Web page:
Manila, Philippines — COMELEC Mega-leak, appears to be one of the biggest cybercrime that ever happened to Philippine government security, as it has potentially up to 55 million Filipino voters affected.
It was on March 27 Sunday evening, when the COMELEC‘s (Commission on Elections) website was defaced by a certain hacker group known as Anonymous Philippines. Days later, a second hacker group LulzSec Pilipinas exposed COMELEC’s entire database online, putting half of the Filipino population at risk.
“A great lol to Commission on Elections, here’s your whoooooole database,” The group’s Facebook post read. “Update: Added 3rd db mirrors.”
Despite these hacks, the COMELEC tried to convince the public that it can still protect the votes in the country’s upcoming 3rd automated elections.
“I want to emphasize that the database in our website is accessible to the public,” Comelec spokesperson James Jimenez told the Philippine Daily Inquirer. “There is no sensitive information there. We will be using a different website for the election, especially for results reporting and that one we are protecting very well,” he added.
The commission’s immediate response seems to show that it is unaffected by these hacks at that time.
James Jimenez of COMELEC also tweeted:
the COMELEC website has been back up since app 3:15 AM. However, as we continue to scour the site, all databases remain temporarily off.
— James Jimenez (@jabjimenez) March 28, 2016
— James Jimenez (@jabjimenez) March 28, 2016
What’s included in the Mega-leak
As initially reported by the security software company Trend Micro on its blog on April 6, a massive amount of personally identifiable information (PII)–including passport information and fingerprint data appears to be included in the leakage.
With 55 million registered Filipino voters affected by the Mega-leak, according to Trend Micro, this may turn out as “one of the biggest government-related data breaches in history, surpassing the Office of Personnel Management (OPM) hack last 2015 that leaked PII, including fingerprints and social security numbers (SSN) of 20 million US citizens.”
Based on our investigation, the data dumps include 1.3 million records of overseas Filipino voters, which included passport numbers and expiry dates. What is alarming is that this crucial data is just in plain text and accessible for everyone. Interestingly, we also found a whopping 15.8 million record of fingerprints and list of peoples running for office since the 2010 elections.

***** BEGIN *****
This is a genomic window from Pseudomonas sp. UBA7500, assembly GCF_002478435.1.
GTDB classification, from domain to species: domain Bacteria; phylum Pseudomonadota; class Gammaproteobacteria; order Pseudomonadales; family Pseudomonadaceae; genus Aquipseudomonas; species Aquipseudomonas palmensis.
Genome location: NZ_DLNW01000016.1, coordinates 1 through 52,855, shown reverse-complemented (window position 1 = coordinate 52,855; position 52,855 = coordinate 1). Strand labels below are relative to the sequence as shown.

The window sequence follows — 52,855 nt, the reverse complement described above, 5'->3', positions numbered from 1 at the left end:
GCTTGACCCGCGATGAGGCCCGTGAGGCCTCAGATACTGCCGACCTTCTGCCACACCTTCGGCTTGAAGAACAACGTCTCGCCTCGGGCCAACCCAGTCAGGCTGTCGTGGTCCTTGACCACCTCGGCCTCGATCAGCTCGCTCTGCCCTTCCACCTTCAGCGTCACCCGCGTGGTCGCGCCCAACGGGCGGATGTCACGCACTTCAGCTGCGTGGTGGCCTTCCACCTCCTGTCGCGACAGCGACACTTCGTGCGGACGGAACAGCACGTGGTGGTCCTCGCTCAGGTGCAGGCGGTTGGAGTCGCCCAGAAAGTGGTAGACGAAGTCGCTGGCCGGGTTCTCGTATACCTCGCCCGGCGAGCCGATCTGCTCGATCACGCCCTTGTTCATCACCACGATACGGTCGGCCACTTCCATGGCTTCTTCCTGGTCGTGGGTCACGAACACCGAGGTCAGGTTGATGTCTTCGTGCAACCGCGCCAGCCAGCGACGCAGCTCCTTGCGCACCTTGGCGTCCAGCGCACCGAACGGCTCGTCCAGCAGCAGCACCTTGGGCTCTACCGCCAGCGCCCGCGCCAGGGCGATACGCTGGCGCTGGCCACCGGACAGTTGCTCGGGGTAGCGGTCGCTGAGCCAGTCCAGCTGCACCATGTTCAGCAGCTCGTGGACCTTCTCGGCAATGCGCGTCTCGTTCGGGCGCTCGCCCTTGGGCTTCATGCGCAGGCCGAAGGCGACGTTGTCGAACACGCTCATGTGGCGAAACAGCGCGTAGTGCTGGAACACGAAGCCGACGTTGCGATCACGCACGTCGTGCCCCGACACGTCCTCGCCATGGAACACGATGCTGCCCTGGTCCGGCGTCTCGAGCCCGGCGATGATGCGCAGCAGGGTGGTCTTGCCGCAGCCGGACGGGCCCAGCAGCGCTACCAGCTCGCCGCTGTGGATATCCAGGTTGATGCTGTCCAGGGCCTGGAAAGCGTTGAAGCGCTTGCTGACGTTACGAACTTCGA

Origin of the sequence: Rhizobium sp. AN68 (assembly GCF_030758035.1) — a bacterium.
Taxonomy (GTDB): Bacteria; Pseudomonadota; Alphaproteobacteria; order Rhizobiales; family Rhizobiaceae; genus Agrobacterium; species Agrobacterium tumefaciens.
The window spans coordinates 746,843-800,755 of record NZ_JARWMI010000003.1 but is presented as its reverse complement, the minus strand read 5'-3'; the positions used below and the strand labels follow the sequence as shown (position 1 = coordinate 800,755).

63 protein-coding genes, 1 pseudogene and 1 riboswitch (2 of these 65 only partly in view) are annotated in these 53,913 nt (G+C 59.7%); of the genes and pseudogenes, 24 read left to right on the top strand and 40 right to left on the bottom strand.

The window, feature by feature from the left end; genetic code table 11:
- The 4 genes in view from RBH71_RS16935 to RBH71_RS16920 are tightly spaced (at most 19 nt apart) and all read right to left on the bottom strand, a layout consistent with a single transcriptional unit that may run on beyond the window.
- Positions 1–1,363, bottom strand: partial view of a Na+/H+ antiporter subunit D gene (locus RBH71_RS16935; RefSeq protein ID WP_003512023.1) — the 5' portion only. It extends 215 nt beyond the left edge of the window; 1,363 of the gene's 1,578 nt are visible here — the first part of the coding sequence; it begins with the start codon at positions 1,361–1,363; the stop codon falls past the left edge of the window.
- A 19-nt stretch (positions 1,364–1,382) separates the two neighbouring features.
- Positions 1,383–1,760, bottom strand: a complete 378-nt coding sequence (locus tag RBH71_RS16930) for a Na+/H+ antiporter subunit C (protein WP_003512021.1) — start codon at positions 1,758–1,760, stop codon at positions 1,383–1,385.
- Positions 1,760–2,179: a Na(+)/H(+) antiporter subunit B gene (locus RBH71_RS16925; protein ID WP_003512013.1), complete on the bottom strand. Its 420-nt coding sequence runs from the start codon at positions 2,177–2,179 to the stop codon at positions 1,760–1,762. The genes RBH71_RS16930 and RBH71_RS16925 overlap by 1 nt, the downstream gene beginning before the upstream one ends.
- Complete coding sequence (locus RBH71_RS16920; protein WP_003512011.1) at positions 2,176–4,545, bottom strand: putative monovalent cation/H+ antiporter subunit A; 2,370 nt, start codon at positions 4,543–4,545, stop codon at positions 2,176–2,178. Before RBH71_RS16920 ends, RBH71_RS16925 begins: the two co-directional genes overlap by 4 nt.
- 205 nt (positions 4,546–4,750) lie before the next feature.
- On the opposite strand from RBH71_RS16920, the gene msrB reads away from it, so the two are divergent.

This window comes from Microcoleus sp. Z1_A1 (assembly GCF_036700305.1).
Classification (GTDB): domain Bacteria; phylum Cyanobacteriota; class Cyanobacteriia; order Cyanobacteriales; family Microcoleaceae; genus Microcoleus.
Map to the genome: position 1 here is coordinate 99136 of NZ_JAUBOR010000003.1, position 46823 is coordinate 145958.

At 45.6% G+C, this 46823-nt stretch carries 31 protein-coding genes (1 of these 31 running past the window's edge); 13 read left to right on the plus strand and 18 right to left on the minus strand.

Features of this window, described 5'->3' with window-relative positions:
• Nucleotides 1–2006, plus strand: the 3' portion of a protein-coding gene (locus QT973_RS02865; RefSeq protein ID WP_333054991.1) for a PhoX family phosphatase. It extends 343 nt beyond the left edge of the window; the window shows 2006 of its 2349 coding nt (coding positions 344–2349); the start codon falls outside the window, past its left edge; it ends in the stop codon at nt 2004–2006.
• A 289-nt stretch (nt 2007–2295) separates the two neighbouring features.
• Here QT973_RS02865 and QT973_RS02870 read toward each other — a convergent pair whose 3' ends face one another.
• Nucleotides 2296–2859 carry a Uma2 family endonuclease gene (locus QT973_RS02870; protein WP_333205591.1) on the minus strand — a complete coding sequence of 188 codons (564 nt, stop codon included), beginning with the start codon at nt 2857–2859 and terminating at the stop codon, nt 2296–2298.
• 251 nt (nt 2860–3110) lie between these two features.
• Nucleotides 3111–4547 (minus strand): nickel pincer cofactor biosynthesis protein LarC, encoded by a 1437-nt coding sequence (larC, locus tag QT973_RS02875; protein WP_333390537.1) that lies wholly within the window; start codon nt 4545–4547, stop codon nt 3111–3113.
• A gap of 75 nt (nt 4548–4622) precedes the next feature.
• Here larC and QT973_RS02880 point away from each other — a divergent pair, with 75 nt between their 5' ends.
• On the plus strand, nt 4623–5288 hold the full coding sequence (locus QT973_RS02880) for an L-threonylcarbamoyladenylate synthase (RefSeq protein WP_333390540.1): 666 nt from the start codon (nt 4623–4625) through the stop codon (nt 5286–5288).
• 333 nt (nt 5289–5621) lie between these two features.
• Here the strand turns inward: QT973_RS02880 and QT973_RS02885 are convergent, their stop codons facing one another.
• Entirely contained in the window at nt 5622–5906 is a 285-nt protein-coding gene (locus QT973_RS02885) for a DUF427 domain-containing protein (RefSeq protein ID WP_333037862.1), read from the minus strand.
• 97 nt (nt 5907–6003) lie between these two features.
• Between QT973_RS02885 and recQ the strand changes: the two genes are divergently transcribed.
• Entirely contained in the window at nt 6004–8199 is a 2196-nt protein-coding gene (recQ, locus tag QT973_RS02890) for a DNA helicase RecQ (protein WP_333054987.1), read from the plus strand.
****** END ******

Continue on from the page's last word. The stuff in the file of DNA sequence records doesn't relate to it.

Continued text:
Earlier, a similar Mega-leak also happened in Turkey when Anonymous hacktivist group exposed a Turkish citizenship database which could affect nearly 50 million Turks.
Mega-leak available online as a searchable website
Just recently, another security software developer Malwarebytes posted on its blog dated April 21, a searchable website claimed by the hackers group LulzSec Pilipinas, which holds the leaked information and allows anybody access to what constitutes “sensitive information”.
The website declares:
“What is this all about? As you know (or don’t know), recently LulzSec Pilipinas has hacked comelec.ph. They have dumped the database of about 70 million of Philippines voters and have published all the data at archive.org. The database contains a lot of sensitive information, including fingerprint data and passport information. So, we thought that it would be fun to make a search engine over that data. Why are we doing this? For lulz. Hackers just hack and download data from websites but we make it accessible for anyone. It’s one thing to hear news about a huge data leak and another to see your data in a public website. Maybe, at least now, the government will start thinking about the security of citizens’ personal data.”
The website has only three fields and a search button and pre-filled in the boxes is the name of the current President of the Philippines.
It also states:
“ATTENTION: there is no any passport information, no documents, etc. There is just personal data from the previously leaked by LulzSecPinas Comelec database. We have no responsibility and don’t give any warranty of leaked data’s accuracy – we have just extracted it from the dump.”
Meanwhile, Democracy.Net.PH, a group that supports Internet Freedom, posted on facebook a list of tips and security measures dealing with the potential effects of cyberattacks for all affected registered voters who need help.
Government underinvestment in security infrastructure
According to an interview with Chris Boyd, a senior malware intelligence analyst at Malwarebytes who has lived and worked in the Philippines, the said hack and subsequent breach are products of a politically charged local hacking scene as well as the widespread security flaws in the country’s infrastructure.
“There are a lot of talented hacking groups in the Philippines, and it’s no surprise that a hack like this has happened. Whether in hospitals, airports, or shopping malls, every terminal you see there is running a Windows XP,” Boyd told El Reg. “Additionally, most conversations at hacking events in the country tend to turn political, with many attendees frustrated with what they feel is an underinvestment in the nation’s security infrastructure.
So what now?
Yet, it is still unknown what are the motives of these hackers. Could this affect the incoming elections? What help could we ask now in the government regarding this matter?
My personal note
Being a concerned Filipino citizen, my thoughts are we should be proactive and must educate ourselves on this issue to get us prepared for its potential threats to our personal security.
If you have comments on this important national issue, feel free to put that in the comments section below.
Quote from https://www.linkedin.com/pulse/information-security-awareness-securing-human-olufon-muyiwa
Update: As of this writing, the hackers’ website LulzSec Pilipinas seemed to have been taken down already and is not accessible at the moment.